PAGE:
His face adorns newspapers, posters and clothing - one line

of T-shirts shows only his eyes, above a tiny signature. Various

candidates for Sunday's elections simply played his words at

their closing rallies.

Chavez has cast his "21st century socialism" as almost a

second coming of his idol Simon Bolivar, setting out his

self-styled revolution in the imagery of Bolivar's 19th century

battle to free the region from colonial power Spain.

On Monday, the two ideas overlapped, with the government

commemorating the 182nd anniversary of Bolivar's death - it is

finishing a grand new mausoleum in downtown Caracas to house his

jeweled coffin - while in nearby Plaza Bolivar, children

gathered for another event to pray for Chavez's health.

"There are two important things in life: our liberator Simon

Bolivar and our president, Hugo Chavez. Get better soon my

comandante," one shy young girl with pig-tails told state TV.


The information ministry has published a report called

"Loyalty to Chavez - The Fatherland is Safe", fronted by a

picture of Chavez and his newly named heir apparent, Vice

President Nicolas Maduro, sitting under a painting of Bolivar,

Chavez holding an ornate replica of Bolivar's sword.

Some in the opposition's more radical wing have been

spreading their own counter-propaganda. One email doing the

rounds in recent days agreed that no one wished Chavez ill

health, but then listed the harsh treatment it said the

president had meted out to rivals in the past.

"His situation doesn't make me happy, but neither does it

make me lose sleep," the email said. "Everyone's day comes, and

the executioner cannot ask for clemency."

Even if he dies, Chavez's influence will be felt on

Venezuelan politics for years - perhaps not unlike Argentine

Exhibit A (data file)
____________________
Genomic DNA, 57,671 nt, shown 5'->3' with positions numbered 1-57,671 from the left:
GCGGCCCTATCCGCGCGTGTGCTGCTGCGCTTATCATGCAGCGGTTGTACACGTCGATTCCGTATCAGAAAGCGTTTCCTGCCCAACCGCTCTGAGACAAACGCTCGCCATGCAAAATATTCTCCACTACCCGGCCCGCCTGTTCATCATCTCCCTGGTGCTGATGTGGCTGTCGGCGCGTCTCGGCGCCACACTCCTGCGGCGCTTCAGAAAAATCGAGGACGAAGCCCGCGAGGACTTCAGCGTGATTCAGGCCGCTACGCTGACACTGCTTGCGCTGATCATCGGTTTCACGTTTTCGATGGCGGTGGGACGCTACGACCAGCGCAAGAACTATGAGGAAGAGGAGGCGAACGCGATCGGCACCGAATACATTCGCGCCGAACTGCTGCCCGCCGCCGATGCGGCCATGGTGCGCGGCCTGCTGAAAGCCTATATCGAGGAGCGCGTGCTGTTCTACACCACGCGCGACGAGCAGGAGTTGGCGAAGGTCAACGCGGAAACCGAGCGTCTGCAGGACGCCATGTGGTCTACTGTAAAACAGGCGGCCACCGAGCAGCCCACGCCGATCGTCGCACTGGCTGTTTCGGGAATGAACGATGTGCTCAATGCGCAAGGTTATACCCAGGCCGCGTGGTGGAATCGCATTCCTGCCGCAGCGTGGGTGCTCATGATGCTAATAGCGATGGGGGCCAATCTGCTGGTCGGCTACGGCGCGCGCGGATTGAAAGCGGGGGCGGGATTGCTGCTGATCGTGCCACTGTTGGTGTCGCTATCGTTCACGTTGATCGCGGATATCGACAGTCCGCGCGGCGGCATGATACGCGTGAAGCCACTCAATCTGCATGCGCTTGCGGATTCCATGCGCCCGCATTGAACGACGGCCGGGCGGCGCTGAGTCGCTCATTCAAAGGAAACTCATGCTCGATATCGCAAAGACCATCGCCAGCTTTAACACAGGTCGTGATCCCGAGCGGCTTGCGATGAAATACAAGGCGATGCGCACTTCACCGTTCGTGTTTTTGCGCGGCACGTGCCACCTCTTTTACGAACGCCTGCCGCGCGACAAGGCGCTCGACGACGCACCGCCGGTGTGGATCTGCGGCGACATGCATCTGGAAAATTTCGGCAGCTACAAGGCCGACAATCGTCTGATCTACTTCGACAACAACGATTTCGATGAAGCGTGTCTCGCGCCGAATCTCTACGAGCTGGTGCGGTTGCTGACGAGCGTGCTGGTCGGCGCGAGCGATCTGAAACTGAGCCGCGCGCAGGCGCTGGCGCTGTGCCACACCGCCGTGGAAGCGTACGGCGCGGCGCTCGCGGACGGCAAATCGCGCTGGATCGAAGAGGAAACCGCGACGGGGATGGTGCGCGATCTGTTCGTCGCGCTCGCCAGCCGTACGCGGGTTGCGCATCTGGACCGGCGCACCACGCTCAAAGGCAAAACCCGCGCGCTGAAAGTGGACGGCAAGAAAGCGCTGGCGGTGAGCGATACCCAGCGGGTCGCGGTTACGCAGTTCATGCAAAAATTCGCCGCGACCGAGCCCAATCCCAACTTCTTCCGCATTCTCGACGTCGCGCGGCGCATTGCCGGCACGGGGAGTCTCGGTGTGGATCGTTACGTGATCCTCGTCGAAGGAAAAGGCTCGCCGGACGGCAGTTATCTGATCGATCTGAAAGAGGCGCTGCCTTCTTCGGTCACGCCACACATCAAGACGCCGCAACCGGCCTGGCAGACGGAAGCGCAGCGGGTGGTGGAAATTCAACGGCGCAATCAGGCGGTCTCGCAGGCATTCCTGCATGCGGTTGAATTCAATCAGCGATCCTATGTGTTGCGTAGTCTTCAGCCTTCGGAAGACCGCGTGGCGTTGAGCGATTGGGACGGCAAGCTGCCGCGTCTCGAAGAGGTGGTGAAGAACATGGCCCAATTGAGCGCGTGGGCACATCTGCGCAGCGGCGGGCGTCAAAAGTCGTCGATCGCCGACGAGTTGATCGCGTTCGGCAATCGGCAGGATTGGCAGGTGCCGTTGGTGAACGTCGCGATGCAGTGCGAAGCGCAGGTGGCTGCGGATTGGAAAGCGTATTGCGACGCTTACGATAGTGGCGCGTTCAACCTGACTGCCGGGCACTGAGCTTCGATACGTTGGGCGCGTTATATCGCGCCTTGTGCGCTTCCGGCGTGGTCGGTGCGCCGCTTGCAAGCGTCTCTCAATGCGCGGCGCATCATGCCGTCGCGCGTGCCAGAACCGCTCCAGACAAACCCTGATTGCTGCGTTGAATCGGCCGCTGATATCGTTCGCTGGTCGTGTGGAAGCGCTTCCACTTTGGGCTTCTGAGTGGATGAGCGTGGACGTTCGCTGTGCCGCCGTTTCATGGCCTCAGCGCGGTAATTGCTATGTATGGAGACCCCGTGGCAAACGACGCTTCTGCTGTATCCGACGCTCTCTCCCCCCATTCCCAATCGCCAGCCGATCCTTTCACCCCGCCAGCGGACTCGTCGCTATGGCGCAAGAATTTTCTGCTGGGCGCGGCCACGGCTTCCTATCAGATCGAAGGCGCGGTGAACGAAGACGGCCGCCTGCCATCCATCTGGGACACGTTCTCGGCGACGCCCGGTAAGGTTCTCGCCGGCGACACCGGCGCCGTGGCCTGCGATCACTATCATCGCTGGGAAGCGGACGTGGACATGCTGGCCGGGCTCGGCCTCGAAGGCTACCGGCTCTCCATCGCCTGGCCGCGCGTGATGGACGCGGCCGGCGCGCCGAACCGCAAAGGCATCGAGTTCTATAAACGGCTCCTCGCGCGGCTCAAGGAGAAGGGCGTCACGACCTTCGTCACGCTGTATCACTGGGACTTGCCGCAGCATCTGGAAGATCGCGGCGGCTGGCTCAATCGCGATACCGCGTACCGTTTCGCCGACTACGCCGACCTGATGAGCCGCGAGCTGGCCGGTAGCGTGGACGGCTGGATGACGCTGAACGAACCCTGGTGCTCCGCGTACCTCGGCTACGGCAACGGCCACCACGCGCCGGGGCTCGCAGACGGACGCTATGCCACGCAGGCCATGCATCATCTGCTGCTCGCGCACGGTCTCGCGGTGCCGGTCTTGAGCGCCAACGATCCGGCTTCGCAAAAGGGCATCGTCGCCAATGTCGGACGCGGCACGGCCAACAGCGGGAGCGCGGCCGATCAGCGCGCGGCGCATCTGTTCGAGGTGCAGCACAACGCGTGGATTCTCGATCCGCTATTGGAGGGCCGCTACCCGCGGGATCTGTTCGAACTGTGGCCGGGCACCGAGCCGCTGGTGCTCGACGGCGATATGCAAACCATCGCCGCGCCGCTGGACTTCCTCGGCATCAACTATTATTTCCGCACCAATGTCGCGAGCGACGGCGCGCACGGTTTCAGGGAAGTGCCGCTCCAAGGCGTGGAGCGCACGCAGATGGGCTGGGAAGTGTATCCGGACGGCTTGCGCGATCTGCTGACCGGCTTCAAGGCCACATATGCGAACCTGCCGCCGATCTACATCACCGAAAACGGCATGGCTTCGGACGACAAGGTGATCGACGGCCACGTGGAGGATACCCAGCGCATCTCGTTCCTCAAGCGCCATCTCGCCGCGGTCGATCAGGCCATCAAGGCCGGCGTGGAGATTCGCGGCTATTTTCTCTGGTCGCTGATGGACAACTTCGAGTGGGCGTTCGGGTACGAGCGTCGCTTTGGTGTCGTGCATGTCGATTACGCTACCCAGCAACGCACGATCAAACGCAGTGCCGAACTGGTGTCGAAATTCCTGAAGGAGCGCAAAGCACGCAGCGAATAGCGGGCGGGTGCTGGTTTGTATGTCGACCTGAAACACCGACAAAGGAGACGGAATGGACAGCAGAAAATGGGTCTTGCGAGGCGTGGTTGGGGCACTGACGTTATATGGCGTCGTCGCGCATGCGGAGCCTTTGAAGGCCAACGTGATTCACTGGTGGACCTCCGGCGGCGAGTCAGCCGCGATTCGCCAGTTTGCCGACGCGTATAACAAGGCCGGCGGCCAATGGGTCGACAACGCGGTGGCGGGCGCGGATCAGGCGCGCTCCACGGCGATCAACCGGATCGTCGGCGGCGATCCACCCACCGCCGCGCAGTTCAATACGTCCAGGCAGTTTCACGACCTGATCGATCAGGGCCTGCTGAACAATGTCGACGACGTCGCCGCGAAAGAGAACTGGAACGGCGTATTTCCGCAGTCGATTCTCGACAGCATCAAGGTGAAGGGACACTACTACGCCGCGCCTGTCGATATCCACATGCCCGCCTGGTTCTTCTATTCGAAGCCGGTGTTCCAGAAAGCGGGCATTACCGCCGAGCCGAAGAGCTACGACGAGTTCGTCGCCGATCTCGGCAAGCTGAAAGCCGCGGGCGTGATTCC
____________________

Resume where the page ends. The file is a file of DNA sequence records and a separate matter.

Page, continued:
leader Juan Peron, whose 1950s populism remains the ideological

foundation of the country's dominant political party.

In the shorter term, Maduro will aim to associate himself as

closely as possible with Chavez's public image.

If Chavez had to step down, a new election would be held

within 30 days. The vice president would hope that his boss's

blessing would be enough for him to beat likely opposition

candidate Henrique Capriles, while also keeping a lid on the

ambitions of Socialist Party rivals.

Demonstrating the power of Chavez's endorsement was the

victor in the biggest upset in Sunday's gubernatorial elections:

former army officer Arias Cardenas, who toppled opposition

heavyweight Pablo Perez in oil-rich Zulia state.

Cardenas had received Chavez's fulsome backing at a rally

before October's presidential vote, and in what must have been

the envy of fellow candidates, his own campaign video showed

Chavez in a red beret, his arm flung round Cardenas' shoulders.

"I need you, Pancho," said an emotional Chavez, using

Cardenas' nickname. "We'll be together forever, brother, to

continue fighting for the humble people of Venezuela!"

On Sunday, Cardenas claimed Venezuela's most populous state.

By using Yahoo you agree that Yahoo and partners may use Cookies for personalisation and other purposes